In 2020, Marietta Burke goes to work every day in a dark, empty building.
When Gov. Roy Cooper issued stay-at-home orders and gathering restrictions in response to the COVID-19 pandemic in 2020-21, the Newton Performing Arts Center was forced to downsize and the theater and its offices nearly deserted.
As the center’s executive director, Burke was the only employee in the building. There are no shows, no performers, and no guests are welcomed into the historic auditorium. As part of cutting costs and saving money, Burke said she must use as little electricity as possible in the building.
So, every day, she sat at her desk in the dark, answering calls and trying to keep her laptop’s battery running as long as possible.
Before the pandemic, the center was used as a rental space and featured many local school performances and homemade programming and theater productions. In 2019, Burke was named executive director and wants to change the theater’s business model, focusing on booking tours and performers.
The pandemic temporarily halted new models, but once restrictions are lifted and life begins to return to normal, the Newton Center will be moving full speed ahead with their plans.
Now, NewtonPAC has successfully transitioned from a community rental facility to a fully booked venue for high-profile performers, bringing “big city entertainment” to small town theaters. The center is the county’s second-largest theater after the PE Monroe Auditorium on the Lenoir-Rhyne University campus, Burke said, and many of Newton’s performances at the auditorium have sold out.
“We’re just trying to provide a good entertainment venue in the county,” she said. “Something neutral, where you can forget about everything that’s going on and come and have a good time with other people who just want to have a good time.”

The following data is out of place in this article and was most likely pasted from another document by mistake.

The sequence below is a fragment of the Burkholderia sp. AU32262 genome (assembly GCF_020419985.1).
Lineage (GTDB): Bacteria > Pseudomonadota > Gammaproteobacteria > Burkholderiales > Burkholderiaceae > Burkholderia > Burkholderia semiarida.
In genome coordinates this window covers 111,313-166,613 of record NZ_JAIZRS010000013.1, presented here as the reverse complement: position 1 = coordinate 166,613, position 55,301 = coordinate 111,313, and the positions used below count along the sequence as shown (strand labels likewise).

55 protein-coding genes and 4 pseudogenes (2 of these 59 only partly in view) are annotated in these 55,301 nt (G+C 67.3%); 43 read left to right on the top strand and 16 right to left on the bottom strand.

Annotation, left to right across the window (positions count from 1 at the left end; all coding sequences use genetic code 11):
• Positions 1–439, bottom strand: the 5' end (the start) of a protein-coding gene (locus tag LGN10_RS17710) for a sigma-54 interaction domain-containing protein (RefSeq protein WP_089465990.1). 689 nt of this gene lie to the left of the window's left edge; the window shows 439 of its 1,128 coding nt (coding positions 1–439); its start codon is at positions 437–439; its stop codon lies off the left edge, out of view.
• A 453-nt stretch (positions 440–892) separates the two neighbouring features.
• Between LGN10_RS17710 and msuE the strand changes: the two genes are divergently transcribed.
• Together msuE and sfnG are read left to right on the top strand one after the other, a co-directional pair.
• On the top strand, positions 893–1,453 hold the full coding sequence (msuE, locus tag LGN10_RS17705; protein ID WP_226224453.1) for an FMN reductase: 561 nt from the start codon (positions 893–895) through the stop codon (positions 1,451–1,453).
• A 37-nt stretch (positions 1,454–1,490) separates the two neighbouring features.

“Small-town theater, big-city entertainment” is the nonprofit’s catchphrase, which Burke said symbolizes bringing in artists and performers that people have to travel to to see in areas like Charlotte. In June, NewtonPAC featured comedian Donnie Baker and singer Debbie Gibson. Rock band Billy Bob Thornton and the Boxmasters played Saturday night.
“We’re in a small town, and a lot of people wouldn’t expect these artists to be here,” Burke said.
Prices range from $25 to $125, depending on the performance, and Burke said the theater has hosted people from South Carolina to Virginia to Tennessee, in addition to local residents.
“We had people fly in from Germany to see Billy Bob Thornton,” Burke said.
Bethlehem resident Bobby Cronan was on the Donnie Baker show earlier this month. He said he was surprised the comedian would be at the place.
“It’s a very, very affordable little theater,” Cronan said. “You’re not going to like a big arena or anything like that. You don’t have to deal with traffic in Charlotte. Just come and see a show in Newton, NC.”
Kayla Sharoyer was also on the Baker show. She said being close to her hometown encouraged her to attend. In her view, the theater lived up to its promise of “big city entertainment.”
Gone are the days of sitting in a dark office next to an empty auditorium. Now, Burke walks through the lobby of NewtonPAC on show day, seeing the crew laying out instruments and sets on a dark green stage. She listens to the performer’s voice check while her staff loads the offer bar.
And, when the doors finally opened, she watched guests squeeze into rows of upholstered wooden seats until the lights dimmed and the show began.